The product is clear, colorless, glucose syrup, extracted from dried cassava starch or cassava chips. It is sold in drums or tank wagons.
Glucose, also called dextrose, was first manufactured in France early in the 19th century as a sweetener to replace sucrose (table sugar) which had become scarce in wartime. The variety of its uses has since grown enormously. Today, glucose is valued in almost all industrial countries for its unique properties. In candies (sweets) and preserves it provides "body" (desired density and flow characteristics) and controls crystallization. In canning, it provides body to the syrup without too much sweetness.
A small plant can operate 250 days a year on a three-shift continuous basis and produce about 2,500 tons of glucose syrup. The degree of conversion of the starch to glucose depends on customer needs. The plant supplies a small market and can be expanded, if market conditions allow, to take advantage of economies of scale.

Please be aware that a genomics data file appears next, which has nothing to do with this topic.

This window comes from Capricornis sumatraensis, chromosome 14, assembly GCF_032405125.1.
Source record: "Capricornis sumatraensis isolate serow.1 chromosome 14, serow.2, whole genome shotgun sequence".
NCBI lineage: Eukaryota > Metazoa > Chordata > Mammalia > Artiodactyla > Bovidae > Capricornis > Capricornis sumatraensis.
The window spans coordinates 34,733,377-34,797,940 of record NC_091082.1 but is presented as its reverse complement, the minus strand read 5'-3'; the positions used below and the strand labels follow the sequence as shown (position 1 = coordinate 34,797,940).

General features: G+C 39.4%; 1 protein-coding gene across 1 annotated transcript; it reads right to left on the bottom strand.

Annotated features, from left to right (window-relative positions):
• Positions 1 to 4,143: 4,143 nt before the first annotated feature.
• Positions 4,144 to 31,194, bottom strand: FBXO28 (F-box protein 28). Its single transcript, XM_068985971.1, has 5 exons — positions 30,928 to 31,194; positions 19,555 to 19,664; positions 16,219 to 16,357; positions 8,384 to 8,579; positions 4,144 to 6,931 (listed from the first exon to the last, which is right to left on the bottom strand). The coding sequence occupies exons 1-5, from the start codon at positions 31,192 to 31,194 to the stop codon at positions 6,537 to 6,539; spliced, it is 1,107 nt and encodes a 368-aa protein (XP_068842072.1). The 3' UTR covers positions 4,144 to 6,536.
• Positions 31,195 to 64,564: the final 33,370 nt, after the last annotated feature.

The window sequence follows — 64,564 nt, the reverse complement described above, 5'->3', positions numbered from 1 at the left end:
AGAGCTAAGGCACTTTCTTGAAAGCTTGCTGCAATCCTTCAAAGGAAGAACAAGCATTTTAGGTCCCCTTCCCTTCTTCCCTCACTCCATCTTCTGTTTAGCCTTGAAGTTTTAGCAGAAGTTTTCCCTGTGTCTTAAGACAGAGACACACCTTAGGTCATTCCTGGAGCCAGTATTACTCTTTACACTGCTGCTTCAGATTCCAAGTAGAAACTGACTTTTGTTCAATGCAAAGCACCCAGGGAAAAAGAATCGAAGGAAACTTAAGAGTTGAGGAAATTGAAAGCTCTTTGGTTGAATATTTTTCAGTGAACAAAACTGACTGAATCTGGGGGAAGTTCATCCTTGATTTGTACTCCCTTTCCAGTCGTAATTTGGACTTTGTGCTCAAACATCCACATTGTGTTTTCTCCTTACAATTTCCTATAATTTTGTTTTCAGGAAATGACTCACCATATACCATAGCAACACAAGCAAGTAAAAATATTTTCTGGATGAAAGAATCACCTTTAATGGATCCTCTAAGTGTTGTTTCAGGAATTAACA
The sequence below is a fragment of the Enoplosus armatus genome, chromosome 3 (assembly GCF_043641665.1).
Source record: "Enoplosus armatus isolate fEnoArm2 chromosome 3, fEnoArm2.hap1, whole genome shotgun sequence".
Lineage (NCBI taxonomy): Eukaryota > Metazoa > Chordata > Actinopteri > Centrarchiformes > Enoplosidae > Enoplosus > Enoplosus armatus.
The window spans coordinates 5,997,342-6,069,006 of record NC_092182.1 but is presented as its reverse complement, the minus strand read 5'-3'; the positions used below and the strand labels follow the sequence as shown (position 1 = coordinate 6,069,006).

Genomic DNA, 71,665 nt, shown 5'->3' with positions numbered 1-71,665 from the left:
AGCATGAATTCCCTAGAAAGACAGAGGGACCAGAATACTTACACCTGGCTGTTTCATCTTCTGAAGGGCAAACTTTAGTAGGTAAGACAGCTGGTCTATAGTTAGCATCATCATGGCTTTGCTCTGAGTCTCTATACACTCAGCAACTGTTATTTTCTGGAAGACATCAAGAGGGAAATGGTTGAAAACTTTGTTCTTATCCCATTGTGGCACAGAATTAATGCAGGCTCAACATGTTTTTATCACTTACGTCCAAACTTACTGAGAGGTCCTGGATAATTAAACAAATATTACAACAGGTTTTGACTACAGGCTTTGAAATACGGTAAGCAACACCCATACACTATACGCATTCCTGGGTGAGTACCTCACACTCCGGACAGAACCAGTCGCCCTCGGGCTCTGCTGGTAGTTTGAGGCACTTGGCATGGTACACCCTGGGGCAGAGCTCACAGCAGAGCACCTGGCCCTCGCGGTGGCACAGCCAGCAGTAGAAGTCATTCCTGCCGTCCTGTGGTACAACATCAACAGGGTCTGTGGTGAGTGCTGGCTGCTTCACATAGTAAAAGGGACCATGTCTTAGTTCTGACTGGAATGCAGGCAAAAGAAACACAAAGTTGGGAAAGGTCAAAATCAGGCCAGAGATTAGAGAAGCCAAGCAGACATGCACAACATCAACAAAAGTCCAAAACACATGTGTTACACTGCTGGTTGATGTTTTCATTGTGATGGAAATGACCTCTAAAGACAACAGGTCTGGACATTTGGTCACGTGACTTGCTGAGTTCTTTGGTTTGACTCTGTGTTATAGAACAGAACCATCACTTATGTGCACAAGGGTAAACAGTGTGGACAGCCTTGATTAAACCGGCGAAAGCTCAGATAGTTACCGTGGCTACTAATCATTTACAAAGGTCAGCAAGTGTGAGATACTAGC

The plant should be accessible by good roads and should be near a good supply of cooking water. Access to a municipal sewer system is also recommended. Disposal of spent carbon and fiber tailings from the starch screen are the major solid-waste problems. Additional environmental issues concern disposal of effluent from housekeeping water and gases from the boiler flue and the convertor. However, the wastes pose very little health hazard when added to the environment.
The process is relatively simple and its principles are widely understood. The market demand is stable at levels depending on local economic development.
Profitability depends on market factors, which, in turn, are heavily influenced by the agricultural and trade policies of the country. Transport costs are not usually a major factor.
Manufacturing Equipment Flexibility
The same equipment can be used to produce a crude, solid form of dextrose ("cast sugar") by acquiring aluminum pans in which the evaporator product is allowed to crystallize. After grinding, this product is suitable as a reducing agent for tanning. Making cast sugar requires more acid to be added to the convertor supply and slowing the rate of starch breakdown.